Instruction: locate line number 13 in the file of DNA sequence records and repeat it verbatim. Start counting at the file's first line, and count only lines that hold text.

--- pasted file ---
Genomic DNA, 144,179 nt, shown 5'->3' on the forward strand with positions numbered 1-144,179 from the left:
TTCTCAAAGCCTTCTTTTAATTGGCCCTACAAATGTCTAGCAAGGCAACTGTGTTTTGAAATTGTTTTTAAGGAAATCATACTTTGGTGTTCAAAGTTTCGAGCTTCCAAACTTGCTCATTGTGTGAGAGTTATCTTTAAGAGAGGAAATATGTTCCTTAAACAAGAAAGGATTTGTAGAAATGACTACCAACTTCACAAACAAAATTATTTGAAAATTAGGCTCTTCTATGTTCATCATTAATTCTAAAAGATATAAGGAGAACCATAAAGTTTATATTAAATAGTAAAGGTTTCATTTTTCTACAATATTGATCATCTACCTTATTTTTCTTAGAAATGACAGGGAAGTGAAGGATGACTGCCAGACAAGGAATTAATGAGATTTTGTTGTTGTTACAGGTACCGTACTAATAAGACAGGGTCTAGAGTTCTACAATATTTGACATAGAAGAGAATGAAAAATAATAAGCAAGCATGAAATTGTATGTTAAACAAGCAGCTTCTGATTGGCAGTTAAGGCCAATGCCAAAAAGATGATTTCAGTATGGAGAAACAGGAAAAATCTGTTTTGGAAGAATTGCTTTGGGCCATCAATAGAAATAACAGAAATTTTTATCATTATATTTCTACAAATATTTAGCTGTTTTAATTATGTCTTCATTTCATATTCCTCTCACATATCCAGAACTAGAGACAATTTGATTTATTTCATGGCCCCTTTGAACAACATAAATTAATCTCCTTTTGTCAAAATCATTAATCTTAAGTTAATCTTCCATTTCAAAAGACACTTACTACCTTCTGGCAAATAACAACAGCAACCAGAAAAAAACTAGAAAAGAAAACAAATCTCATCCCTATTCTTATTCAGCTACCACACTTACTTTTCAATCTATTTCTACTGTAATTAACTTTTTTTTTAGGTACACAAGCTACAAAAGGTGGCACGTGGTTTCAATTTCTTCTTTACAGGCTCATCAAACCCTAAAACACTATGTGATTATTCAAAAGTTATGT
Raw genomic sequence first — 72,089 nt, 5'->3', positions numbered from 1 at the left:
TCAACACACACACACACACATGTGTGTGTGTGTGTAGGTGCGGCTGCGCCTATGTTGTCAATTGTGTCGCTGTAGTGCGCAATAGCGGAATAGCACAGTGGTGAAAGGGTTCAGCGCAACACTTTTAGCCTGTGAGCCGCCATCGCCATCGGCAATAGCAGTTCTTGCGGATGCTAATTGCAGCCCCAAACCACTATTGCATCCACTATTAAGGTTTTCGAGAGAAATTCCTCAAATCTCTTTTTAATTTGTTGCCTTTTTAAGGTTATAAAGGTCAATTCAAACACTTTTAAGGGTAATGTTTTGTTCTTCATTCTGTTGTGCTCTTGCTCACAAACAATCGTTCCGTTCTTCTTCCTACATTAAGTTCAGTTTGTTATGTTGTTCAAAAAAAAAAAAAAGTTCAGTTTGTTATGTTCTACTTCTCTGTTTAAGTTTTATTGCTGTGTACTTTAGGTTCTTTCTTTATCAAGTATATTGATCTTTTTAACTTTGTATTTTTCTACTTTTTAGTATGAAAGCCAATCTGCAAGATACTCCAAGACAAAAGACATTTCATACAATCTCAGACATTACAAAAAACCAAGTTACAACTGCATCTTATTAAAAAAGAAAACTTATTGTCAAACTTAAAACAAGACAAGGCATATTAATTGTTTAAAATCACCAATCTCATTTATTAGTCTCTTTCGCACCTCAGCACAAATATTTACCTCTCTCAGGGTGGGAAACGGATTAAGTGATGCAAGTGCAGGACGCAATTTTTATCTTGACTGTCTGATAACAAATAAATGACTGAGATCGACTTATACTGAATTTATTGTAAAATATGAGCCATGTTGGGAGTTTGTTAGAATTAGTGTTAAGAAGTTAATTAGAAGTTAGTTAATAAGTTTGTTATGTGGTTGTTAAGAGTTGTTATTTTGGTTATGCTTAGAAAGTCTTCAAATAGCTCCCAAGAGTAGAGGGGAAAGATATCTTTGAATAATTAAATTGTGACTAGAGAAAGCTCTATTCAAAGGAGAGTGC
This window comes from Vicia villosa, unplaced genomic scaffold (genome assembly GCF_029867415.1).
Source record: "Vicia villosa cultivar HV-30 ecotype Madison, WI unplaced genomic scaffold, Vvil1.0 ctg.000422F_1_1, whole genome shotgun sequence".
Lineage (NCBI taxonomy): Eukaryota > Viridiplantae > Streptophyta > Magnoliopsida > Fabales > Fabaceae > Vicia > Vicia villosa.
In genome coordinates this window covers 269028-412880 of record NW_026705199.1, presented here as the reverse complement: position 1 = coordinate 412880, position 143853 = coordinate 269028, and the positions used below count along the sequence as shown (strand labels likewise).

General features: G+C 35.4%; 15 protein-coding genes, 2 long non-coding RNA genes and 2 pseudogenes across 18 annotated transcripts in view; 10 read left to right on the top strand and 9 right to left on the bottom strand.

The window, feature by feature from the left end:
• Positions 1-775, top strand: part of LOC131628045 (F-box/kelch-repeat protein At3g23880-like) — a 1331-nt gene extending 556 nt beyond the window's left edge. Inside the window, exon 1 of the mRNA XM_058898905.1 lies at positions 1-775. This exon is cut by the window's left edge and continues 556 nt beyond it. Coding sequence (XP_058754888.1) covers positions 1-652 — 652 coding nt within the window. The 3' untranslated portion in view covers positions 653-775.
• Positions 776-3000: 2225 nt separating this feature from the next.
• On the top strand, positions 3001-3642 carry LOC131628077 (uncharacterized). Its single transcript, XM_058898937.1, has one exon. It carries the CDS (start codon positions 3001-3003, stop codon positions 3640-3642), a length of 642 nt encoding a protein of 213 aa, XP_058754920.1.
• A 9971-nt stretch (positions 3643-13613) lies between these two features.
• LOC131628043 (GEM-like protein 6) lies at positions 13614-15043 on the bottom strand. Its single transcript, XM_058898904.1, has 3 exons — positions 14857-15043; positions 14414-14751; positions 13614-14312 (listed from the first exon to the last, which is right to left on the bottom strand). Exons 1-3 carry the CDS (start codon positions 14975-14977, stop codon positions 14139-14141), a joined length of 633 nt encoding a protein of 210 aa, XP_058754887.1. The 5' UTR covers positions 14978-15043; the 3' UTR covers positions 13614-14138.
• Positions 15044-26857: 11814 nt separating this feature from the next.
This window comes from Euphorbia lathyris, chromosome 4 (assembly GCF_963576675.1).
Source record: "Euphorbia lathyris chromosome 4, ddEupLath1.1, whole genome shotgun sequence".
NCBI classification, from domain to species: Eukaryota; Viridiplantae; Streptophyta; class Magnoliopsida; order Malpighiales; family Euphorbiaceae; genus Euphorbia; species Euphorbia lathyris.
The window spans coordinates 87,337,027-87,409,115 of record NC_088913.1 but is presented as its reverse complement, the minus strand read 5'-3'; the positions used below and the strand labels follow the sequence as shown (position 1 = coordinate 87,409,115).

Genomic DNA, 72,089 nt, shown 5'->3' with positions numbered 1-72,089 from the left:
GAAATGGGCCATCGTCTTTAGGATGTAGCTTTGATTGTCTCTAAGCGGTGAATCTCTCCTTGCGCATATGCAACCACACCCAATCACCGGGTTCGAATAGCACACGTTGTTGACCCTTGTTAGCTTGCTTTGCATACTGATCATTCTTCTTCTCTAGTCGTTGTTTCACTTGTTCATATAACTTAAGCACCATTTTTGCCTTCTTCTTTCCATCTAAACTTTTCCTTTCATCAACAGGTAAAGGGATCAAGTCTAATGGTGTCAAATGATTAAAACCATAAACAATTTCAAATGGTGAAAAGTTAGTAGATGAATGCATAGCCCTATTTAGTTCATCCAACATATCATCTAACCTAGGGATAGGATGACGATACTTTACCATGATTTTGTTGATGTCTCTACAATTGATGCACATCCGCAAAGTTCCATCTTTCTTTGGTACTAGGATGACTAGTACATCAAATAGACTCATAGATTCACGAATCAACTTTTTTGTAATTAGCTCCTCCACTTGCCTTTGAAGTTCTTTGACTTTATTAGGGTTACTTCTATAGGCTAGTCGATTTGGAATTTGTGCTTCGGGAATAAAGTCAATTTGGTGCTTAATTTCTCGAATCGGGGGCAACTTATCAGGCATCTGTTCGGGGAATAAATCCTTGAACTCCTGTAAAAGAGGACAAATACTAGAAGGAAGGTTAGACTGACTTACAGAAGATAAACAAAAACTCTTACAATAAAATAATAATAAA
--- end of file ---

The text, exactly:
• On the top strand, positions 3001-3642 carry LOC131628077 (uncharacterized). Its single transcript, XM_058898937.1, has one exon. It carries the CDS (start codon positions 3001-3003, stop codon positions 3640-3642), a length of 642 nt encoding a protein of 213 aa, XP_058754920.1.